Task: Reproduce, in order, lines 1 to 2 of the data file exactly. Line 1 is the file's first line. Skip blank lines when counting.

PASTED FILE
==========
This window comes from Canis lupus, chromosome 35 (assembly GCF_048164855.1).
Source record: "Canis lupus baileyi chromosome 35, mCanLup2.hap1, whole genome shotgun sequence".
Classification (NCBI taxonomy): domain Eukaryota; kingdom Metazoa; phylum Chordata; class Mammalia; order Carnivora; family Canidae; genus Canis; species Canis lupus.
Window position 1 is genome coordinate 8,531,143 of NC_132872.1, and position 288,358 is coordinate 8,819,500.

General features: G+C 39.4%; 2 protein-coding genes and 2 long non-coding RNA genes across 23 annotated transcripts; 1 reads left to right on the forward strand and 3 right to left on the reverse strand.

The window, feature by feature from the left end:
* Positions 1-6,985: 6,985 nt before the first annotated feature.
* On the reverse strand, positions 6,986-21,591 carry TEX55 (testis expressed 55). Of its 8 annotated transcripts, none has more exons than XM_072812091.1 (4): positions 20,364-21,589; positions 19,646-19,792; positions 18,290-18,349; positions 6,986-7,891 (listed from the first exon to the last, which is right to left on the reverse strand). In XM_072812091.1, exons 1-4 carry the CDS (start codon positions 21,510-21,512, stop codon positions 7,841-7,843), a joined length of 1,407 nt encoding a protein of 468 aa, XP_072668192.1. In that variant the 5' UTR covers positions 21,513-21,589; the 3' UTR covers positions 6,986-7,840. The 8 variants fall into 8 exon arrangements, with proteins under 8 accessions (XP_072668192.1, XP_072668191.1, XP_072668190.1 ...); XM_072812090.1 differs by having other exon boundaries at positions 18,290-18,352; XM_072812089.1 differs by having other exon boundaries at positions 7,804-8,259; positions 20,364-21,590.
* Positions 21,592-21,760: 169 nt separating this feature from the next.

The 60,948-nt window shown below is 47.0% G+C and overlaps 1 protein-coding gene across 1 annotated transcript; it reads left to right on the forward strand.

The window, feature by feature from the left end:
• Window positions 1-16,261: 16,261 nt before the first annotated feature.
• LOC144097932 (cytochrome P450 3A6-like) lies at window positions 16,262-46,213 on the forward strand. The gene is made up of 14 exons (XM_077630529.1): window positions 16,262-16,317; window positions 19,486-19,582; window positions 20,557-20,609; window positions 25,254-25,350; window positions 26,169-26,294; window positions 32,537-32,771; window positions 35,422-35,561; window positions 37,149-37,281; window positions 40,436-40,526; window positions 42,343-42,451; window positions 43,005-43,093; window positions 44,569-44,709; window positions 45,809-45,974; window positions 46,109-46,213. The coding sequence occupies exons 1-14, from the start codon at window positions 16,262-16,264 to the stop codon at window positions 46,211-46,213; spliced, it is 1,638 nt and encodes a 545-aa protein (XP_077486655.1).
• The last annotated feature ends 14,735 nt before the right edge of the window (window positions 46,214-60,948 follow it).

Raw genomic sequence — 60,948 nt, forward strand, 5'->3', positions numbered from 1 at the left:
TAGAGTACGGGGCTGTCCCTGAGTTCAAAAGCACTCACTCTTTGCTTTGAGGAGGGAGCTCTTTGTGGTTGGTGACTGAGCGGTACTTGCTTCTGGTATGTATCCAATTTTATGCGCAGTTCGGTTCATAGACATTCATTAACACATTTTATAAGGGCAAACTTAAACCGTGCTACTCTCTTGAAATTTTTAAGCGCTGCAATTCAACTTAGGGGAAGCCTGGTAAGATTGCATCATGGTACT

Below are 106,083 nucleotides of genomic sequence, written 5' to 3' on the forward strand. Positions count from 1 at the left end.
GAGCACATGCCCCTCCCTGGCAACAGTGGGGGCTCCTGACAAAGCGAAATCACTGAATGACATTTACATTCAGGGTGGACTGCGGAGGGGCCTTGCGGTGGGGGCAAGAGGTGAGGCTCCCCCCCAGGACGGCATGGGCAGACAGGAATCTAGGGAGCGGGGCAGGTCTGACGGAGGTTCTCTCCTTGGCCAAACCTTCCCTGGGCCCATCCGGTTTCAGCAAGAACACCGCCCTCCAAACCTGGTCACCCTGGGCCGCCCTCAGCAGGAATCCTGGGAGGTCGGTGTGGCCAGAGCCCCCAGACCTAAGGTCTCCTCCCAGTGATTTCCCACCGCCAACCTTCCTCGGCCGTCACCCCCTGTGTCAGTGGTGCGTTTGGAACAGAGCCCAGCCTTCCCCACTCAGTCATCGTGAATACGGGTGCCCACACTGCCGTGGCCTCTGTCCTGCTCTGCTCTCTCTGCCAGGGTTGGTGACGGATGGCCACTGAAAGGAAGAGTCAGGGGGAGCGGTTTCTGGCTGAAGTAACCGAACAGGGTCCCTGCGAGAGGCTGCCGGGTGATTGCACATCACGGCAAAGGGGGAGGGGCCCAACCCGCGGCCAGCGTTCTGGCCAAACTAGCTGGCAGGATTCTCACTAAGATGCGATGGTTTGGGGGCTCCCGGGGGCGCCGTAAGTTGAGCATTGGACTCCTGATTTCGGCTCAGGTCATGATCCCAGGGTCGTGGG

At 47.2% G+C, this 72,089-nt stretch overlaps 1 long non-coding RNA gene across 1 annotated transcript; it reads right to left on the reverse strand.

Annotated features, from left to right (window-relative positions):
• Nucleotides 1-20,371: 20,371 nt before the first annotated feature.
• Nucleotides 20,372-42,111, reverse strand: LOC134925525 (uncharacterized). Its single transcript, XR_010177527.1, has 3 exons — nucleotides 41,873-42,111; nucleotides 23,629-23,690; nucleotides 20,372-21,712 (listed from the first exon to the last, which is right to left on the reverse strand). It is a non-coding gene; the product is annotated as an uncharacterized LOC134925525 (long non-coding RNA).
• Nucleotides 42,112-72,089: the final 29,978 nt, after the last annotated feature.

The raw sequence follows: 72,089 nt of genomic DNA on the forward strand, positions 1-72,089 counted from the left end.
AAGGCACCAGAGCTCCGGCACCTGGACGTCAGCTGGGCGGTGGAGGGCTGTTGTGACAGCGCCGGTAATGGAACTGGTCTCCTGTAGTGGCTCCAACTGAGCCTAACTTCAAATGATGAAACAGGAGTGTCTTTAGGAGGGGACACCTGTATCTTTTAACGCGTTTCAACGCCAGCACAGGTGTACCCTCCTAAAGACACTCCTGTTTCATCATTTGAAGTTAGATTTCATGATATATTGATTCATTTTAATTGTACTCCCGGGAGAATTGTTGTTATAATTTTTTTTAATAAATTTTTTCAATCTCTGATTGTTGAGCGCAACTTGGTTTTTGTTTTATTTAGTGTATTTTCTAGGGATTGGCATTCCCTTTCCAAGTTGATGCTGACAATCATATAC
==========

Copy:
This window comes from Canis lupus, chromosome 35 (assembly GCF_048164855.1).
Source record: "Canis lupus baileyi chromosome 35, mCanLup2.hap1, whole genome shotgun sequence".